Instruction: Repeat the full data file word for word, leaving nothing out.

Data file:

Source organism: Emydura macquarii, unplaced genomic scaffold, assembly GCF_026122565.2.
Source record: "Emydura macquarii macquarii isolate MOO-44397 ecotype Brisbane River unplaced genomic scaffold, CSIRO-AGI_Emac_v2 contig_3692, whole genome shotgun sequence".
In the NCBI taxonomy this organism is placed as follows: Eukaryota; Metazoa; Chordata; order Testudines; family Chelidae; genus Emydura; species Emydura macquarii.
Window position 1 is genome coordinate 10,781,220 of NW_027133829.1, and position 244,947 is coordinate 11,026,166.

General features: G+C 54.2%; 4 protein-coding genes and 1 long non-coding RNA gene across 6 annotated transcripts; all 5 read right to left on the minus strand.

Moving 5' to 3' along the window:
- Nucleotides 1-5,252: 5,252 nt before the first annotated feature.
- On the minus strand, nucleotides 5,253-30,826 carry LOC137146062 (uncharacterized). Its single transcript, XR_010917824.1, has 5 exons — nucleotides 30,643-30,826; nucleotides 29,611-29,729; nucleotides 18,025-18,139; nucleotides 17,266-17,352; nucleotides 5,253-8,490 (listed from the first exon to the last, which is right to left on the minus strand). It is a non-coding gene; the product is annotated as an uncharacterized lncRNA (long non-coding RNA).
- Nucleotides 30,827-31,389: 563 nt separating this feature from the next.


Source organism: Emydura macquarii, unplaced genomic scaffold, assembly GCF_026122565.2.
Source record: "Emydura macquarii macquarii isolate MOO-44397 ecotype Brisbane River unplaced genomic scaffold, CSIRO-AGI_Emac_v2 contig_3692, whole genome shotgun sequence".
In the NCBI taxonomy this organism is placed as follows: Eukaryota; Metazoa; Chordata; order Testudines; family Chelidae; genus Emydura; species Emydura macquarii.
Window position 1 is genome coordinate 10,781,220 of NW_027133829.1, and position 244,947 is coordinate 11,026,166.

General features: G+C 54.2%; 4 protein-coding genes and 1 long non-coding RNA gene across 6 annotated transcripts; all 5 read right to left on the minus strand.

Moving 5' to 3' along the window:
- Nucleotides 1-5,252: 5,252 nt before the first annotated feature.
- On the minus strand, nucleotides 5,253-30,826 carry LOC137146062 (uncharacterized). Its single transcript, XR_010917824.1, has 5 exons — nucleotides 30,643-30,826; nucleotides 29,611-29,729; nucleotides 18,025-18,139; nucleotides 17,266-17,352; nucleotides 5,253-8,490 (listed from the first exon to the last, which is right to left on the minus strand). It is a non-coding gene; the product is annotated as an uncharacterized lncRNA (long non-coding RNA).
- Nucleotides 30,827-31,389: 563 nt separating this feature from the next.